Although approximately 28,300 children in the Netherlands have a father in prison, there has been limited research on the impact of fathers’ imprisonment on the family. Sociologist Simon Venema, a researcher at Addiction Care Northern Netherlands and affiliated with Hanze University of Applied Sciences and University of Groningen, conducted one of the first studies in the Netherlands on this phenomenon in his PhD thesis. His conclusion: the impact of fathers’ imprisonment varies from family to family and depends heavily on interpersonal relationships.
Venema found that in close-knit families where the father is actively involved in parenting, imprisonment has negative consequences on family life. At the same time, families with stronger interpersonal relationships appear to be more resilient against the negative effects of imprisonment in the long term. In families with poorer or even harmful relationships, for example, due to violent behavior by the father, imprisonment can sometimes provide relief.
Venema's research indicates that the opportunity for meaningful family contact plays a crucial role in the influence of imprisonment on family life. Venema: “Prisons can play an active role by focusing on fatherhood during imprisonment and creating a child-friendly environment in prison.” The involvement of fathers is not only important during imprisonment but also after release. Fathers who are involved with their children after release show a reduced likelihood of relapse into criminality.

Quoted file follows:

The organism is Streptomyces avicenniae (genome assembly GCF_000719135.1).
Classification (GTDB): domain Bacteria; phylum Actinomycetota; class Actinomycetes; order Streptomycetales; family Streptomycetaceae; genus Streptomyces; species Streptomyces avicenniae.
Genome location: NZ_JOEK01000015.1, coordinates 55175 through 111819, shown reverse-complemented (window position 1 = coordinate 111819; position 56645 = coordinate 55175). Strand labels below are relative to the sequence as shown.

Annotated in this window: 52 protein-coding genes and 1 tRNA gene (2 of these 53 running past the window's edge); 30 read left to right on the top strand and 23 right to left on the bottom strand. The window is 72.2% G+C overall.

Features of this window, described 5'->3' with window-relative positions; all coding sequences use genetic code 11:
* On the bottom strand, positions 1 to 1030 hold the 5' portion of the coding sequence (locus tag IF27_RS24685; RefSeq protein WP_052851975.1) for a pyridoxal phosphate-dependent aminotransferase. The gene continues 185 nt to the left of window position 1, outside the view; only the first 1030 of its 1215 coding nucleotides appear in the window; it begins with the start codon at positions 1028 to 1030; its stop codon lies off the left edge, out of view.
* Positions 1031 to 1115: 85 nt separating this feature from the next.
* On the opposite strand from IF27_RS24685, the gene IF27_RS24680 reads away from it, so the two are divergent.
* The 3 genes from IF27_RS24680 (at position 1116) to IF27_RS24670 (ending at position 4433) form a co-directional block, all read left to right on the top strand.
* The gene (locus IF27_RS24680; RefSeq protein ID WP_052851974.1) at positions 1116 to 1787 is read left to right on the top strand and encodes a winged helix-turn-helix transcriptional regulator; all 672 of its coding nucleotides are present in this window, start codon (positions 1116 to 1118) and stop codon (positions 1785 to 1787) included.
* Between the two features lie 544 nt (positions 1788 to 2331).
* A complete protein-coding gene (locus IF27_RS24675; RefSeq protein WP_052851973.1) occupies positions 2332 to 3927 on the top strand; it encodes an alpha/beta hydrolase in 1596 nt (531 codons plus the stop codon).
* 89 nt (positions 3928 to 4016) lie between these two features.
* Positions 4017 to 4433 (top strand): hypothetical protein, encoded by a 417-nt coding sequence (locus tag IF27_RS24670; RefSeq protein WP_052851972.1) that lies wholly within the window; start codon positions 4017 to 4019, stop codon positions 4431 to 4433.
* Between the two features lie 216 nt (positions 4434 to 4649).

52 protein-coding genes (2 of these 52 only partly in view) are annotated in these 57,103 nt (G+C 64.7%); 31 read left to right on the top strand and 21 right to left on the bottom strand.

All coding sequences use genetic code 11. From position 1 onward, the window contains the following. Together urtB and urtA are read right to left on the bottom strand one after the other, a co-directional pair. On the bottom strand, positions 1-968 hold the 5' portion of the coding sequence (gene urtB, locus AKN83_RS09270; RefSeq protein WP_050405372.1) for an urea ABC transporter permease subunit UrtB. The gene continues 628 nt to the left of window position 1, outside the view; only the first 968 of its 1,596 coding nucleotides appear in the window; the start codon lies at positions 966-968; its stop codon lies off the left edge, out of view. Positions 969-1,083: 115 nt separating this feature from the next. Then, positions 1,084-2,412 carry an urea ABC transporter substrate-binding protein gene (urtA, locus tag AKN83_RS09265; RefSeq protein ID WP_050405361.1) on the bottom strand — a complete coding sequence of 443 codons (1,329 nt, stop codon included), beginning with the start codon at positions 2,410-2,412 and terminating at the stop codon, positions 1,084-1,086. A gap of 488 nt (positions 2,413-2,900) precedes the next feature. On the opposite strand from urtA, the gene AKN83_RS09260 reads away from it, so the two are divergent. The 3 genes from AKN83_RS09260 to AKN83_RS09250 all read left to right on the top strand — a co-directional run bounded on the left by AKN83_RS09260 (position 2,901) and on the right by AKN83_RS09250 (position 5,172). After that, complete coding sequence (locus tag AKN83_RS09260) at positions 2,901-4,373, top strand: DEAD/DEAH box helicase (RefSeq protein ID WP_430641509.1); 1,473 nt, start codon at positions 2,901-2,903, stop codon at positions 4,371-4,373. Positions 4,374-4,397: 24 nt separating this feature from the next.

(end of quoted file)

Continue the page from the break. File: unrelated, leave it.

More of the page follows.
According to Venema, the insights from his PhD thesis form an important basis for policy: "These insights help to limit the unintended and predominantly negative consequences of fathers' imprisonment for families. I hope that my thesis proves valuable to everyone dedicated to supporting families with a parent in prison."
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